Nursing Home Industry Frightening Seniors Against Health Reform, Says Medicare Group
An influential Medicare advocacy group has called out a large skilled nursing home corporation for going into its facilities and scaring elderly residents into thinking their healthcare benefits will be worse if health reform provisions in H.R. 3200 are voted into law.
"The nursing home industry is scaring residents, telling them that healthcare reform will lead to poorer quality of care and the loss of the staff who provide them with essential care each day," says the Center for Medicare Advocacy's senior policy attorney Toby S. Edelman. "This outrageous misinformation campaign must stop."
Her organization called on Health and Human Services Secretary Kathleen Sebelius to put an end to the campaign, as it has in an effort to stop alleged misinformation perpetuated by the Medicare Advantage industry.
The Washington, D.C.-based Center for Medicare Advocacy's director, Judith Stein, pointed specifically to efforts by Genesis HealthCare as an example of the orchestration of the misinformation campaign. Genesis owns more than 200 skilled nursing homes and assisted living communities serving 26,000 patients in 13 eastern states.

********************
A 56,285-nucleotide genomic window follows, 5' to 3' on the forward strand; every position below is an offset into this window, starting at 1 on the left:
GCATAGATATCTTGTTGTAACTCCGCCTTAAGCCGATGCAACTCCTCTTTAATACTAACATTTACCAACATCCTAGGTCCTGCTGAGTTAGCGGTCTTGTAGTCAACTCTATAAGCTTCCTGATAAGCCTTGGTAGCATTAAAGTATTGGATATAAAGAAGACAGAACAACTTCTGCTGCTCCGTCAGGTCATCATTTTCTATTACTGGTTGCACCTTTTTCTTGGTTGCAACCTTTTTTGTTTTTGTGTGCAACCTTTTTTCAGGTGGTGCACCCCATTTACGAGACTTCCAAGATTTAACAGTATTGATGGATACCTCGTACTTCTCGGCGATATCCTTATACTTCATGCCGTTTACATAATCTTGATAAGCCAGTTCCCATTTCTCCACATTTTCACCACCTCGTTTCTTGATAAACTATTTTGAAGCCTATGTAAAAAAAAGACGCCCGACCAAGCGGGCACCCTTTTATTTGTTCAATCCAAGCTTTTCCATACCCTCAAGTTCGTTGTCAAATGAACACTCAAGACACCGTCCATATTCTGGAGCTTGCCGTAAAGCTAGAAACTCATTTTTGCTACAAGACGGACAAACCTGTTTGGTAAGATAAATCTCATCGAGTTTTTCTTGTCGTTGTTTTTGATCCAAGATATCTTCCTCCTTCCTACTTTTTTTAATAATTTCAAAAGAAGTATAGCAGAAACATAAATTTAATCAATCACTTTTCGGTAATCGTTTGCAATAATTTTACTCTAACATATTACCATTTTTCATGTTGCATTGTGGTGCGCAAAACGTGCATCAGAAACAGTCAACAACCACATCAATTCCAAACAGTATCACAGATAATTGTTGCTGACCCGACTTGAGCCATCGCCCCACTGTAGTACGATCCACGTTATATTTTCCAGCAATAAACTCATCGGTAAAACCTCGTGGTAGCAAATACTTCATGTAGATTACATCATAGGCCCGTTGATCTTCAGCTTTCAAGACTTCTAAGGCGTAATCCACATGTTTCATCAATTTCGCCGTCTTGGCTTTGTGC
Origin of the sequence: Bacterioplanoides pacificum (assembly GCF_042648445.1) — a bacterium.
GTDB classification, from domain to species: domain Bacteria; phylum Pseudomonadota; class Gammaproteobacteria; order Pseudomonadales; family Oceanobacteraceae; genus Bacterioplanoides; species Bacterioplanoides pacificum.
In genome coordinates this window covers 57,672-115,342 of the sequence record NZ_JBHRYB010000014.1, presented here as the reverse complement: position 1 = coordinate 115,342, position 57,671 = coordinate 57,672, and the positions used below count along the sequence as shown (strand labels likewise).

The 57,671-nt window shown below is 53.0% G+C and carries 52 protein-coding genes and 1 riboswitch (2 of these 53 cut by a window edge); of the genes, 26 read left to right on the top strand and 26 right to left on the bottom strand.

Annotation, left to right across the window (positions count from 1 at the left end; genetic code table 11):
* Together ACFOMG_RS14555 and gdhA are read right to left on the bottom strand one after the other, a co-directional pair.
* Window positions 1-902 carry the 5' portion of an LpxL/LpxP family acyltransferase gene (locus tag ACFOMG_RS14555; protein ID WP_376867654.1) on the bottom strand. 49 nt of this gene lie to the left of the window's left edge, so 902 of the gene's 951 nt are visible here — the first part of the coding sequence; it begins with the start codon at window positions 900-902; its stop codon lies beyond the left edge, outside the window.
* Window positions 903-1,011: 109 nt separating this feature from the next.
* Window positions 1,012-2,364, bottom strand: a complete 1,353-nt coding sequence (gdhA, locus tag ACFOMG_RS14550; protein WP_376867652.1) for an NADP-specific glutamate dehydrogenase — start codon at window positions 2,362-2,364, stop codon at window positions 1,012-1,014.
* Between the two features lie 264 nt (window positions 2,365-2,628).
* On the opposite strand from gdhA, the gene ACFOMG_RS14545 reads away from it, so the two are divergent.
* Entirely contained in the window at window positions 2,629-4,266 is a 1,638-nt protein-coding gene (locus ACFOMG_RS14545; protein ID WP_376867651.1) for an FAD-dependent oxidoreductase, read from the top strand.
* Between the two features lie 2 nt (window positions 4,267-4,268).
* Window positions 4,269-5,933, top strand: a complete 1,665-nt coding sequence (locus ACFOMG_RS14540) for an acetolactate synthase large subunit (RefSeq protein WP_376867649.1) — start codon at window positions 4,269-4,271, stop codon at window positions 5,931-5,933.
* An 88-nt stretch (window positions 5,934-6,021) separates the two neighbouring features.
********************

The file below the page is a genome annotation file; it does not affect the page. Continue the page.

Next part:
"Year after year, multiple reports by the Government Accountability Office and the Medicare Payment Advisory Commission have shown that the Medicare program overpays skilled nursing facilities by billions of dollars. For seven years in a row, MedPAC reported that aggregate profit margins for freestanding nursing facilities exceeded 10%. In 2007, the profit margin was 14.5%.
"Worse yet, despite enormous overpayments, the Centers for Medicare and Medicaid Services documents that nursing facilities have not increased their staffing.
"Where do these billions of dollars go? The overpayments go to profits to corporate nursing homes and to excessive executive compensation, not to the care and services needed by residents," Edelman says.
She emphasized that in H.R. 3200, America's Affordable Health Choices Act of 2009, that the changes in the bill would "correct fraud and abuse in reimbursement, while recognizing that Medicare rates need to be increased for the small number of nursing home residents with special care needs, including those who use ventilators."
According to a report earlier this month in the The Day, of New London, Conn., a Genesis vice president, Laurence Lane, told a roomful of residents at Genesis' Groton Regency, that they should sign petitions and send letters to Congress opposing HR 3200.
He reportedly held up a thick black binder containing the 1,118-page bill and said it would cut $2 billion per year in federal payments for nursing home care to help pay for other provisions in the bill, or about $40 per day per nursing home, and would directly affect staffing levels and quality of care.